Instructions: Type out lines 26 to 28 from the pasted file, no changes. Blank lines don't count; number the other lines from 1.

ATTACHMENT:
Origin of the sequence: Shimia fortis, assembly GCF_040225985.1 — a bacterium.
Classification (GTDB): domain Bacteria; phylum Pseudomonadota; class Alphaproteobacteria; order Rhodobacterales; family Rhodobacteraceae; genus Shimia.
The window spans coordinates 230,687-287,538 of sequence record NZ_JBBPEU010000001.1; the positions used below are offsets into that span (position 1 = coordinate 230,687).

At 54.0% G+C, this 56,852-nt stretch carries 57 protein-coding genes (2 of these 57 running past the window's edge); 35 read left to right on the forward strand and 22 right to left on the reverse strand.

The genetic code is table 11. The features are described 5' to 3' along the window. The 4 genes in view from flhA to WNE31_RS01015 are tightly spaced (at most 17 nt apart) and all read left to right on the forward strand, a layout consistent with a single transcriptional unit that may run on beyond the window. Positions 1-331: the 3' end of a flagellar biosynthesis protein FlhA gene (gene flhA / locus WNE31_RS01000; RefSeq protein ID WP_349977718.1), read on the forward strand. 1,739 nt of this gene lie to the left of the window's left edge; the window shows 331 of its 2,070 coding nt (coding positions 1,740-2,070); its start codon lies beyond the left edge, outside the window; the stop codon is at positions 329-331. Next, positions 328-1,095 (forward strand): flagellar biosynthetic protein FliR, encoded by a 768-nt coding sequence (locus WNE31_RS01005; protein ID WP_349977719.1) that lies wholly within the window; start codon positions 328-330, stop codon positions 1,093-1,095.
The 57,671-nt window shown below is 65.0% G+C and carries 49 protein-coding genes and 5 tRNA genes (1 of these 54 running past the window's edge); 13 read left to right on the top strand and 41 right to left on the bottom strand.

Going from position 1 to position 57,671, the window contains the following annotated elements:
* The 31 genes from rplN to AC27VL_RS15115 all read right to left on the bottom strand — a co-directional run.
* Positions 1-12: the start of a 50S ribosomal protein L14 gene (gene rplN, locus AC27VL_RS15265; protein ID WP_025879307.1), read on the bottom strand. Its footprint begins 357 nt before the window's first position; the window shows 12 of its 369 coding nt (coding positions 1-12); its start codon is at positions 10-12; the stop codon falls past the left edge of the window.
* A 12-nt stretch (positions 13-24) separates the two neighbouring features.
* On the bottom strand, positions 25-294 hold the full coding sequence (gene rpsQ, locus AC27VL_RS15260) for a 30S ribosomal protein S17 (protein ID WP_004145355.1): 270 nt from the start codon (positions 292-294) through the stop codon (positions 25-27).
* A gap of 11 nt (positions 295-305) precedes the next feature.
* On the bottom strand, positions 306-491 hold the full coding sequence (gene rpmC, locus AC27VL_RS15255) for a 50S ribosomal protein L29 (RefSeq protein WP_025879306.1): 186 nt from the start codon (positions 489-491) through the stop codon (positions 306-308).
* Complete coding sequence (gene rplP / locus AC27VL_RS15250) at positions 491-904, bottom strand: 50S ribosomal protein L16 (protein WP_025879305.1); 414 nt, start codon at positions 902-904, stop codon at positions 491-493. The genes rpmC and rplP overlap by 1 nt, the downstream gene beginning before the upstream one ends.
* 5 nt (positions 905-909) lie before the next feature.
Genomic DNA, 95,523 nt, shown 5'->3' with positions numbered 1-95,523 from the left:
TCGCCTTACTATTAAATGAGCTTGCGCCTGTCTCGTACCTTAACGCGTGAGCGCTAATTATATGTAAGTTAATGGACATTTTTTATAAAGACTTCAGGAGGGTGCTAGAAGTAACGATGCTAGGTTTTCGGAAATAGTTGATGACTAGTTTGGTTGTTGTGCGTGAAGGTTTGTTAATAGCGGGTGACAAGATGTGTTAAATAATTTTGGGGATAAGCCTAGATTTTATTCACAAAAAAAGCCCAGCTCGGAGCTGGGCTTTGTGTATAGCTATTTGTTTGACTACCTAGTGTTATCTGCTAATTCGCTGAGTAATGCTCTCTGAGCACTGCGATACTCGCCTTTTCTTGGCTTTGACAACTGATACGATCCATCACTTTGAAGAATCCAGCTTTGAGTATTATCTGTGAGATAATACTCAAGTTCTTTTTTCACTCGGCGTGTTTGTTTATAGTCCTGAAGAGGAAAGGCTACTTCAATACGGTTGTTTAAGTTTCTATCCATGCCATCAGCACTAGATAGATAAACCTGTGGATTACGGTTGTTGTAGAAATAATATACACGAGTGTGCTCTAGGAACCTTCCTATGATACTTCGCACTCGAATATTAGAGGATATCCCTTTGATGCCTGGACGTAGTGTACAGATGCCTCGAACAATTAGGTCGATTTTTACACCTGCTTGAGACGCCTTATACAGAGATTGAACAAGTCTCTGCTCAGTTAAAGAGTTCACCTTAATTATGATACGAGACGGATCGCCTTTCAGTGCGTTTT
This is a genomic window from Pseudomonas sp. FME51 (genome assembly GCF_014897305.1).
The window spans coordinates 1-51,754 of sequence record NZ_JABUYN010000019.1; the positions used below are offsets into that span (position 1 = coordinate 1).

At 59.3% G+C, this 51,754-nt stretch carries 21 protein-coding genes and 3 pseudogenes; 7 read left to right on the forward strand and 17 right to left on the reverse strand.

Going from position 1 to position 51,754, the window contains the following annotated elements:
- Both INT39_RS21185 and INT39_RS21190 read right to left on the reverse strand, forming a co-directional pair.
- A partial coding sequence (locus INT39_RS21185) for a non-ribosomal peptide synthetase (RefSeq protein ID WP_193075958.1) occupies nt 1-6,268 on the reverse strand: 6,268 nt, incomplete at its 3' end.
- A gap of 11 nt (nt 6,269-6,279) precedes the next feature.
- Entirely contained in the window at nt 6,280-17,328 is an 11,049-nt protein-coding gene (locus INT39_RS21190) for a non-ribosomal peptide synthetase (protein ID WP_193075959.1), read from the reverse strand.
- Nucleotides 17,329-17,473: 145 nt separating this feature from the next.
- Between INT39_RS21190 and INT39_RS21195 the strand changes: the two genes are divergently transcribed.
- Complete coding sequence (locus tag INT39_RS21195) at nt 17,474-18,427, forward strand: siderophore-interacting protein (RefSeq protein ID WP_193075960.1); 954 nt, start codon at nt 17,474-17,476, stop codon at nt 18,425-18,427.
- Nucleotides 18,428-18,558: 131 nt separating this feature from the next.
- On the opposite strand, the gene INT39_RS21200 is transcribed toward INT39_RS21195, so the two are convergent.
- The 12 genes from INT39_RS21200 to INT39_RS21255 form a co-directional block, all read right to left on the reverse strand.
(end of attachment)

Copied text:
- Nucleotides 17,329-17,473: 145 nt separating this feature from the next.
- Between INT39_RS21190 and INT39_RS21195 the strand changes: the two genes are divergently transcribed.
- Complete coding sequence (locus tag INT39_RS21195) at nt 17,474-18,427, forward strand: siderophore-interacting protein (RefSeq protein ID WP_193075960.1); 954 nt, start codon at nt 17,474-17,476, stop codon at nt 18,425-18,427.